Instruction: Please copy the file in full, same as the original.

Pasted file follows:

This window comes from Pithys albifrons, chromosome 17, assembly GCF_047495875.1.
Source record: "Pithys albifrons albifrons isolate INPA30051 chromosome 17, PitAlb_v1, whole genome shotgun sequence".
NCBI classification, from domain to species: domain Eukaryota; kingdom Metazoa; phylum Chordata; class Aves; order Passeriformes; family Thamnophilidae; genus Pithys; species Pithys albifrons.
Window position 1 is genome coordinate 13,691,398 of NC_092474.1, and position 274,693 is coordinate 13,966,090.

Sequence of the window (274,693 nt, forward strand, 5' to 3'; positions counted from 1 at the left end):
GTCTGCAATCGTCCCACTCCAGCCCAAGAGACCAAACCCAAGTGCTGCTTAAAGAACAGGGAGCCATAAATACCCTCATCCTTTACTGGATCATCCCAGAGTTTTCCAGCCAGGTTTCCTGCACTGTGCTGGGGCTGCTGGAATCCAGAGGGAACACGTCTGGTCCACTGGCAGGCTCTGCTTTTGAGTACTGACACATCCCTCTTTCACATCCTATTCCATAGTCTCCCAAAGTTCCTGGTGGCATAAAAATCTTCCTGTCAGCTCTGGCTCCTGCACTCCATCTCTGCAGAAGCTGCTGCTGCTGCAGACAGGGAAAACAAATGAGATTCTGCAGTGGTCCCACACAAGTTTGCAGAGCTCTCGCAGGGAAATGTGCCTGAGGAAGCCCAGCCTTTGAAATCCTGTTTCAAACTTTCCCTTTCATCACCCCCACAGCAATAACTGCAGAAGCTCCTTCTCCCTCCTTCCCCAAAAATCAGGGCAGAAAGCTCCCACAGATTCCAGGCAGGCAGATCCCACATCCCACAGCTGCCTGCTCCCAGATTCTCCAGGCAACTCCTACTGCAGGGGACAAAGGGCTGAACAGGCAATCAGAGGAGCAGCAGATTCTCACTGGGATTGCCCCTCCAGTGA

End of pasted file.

This window comes from Pithys albifrons, chromosome 17, assembly GCF_047495875.1.
Source record: "Pithys albifrons albifrons isolate INPA30051 chromosome 17, PitAlb_v1, whole genome shotgun sequence".
NCBI classification, from domain to species: domain Eukaryota; kingdom Metazoa; phylum Chordata; class Aves; order Passeriformes; family Thamnophilidae; genus Pithys; species Pithys albifrons.
Window position 1 is genome coordinate 13,691,398 of NC_092474.1, and position 274,693 is coordinate 13,966,090.

Sequence of the window (274,693 nt, forward strand, 5' to 3'; positions counted from 1 at the left end):
GTCTGCAATCGTCCCACTCCAGCCCAAGAGACCAAACCCAAGTGCTGCTTAAAGAACAGGGAGCCATAAATACCCTCATCCTTTACTGGATCATCCCAGAGTTTTCCAGCCAGGTTTCCTGCACTGTGCTGGGGCTGCTGGAATCCAGAGGGAACACGTCTGGTCCACTGGCAGGCTCTGCTTTTGAGTACTGACACATCCCTCTTTCACATCCTATTCCATAGTCTCCCAAAGTTCCTGGTGGCATAAAAATCTTCCTGTCAGCTCTGGCTCCTGCACTCCATCTCTGCAGAAGCTGCTGCTGCTGCAGACAGGGAAAACAAATGAGATTCTGCAGTGGTCCCACACAAGTTTGCAGAGCTCTCGCAGGGAAATGTGCCTGAGGAAGCCCAGCCTTTGAAATCCTGTTTCAAACTTTCCCTTTCATCACCCCCACAGCAATAACTGCAGAAGCTCCTTCTCCCTCCTTCCCCAAAAATCAGGGCAGAAAGCTCCCACAGATTCCAGGCAGGCAGATCCCACATCCCACAGCTGCCTGCTCCCAGATTCTCCAGGCAACTCCTACTGCAGGGGACAAAGGGCTGAACAGGCAATCAGAGGAGCAGCAGATTCTCACTGGGATTGCCCCTCCAGTGA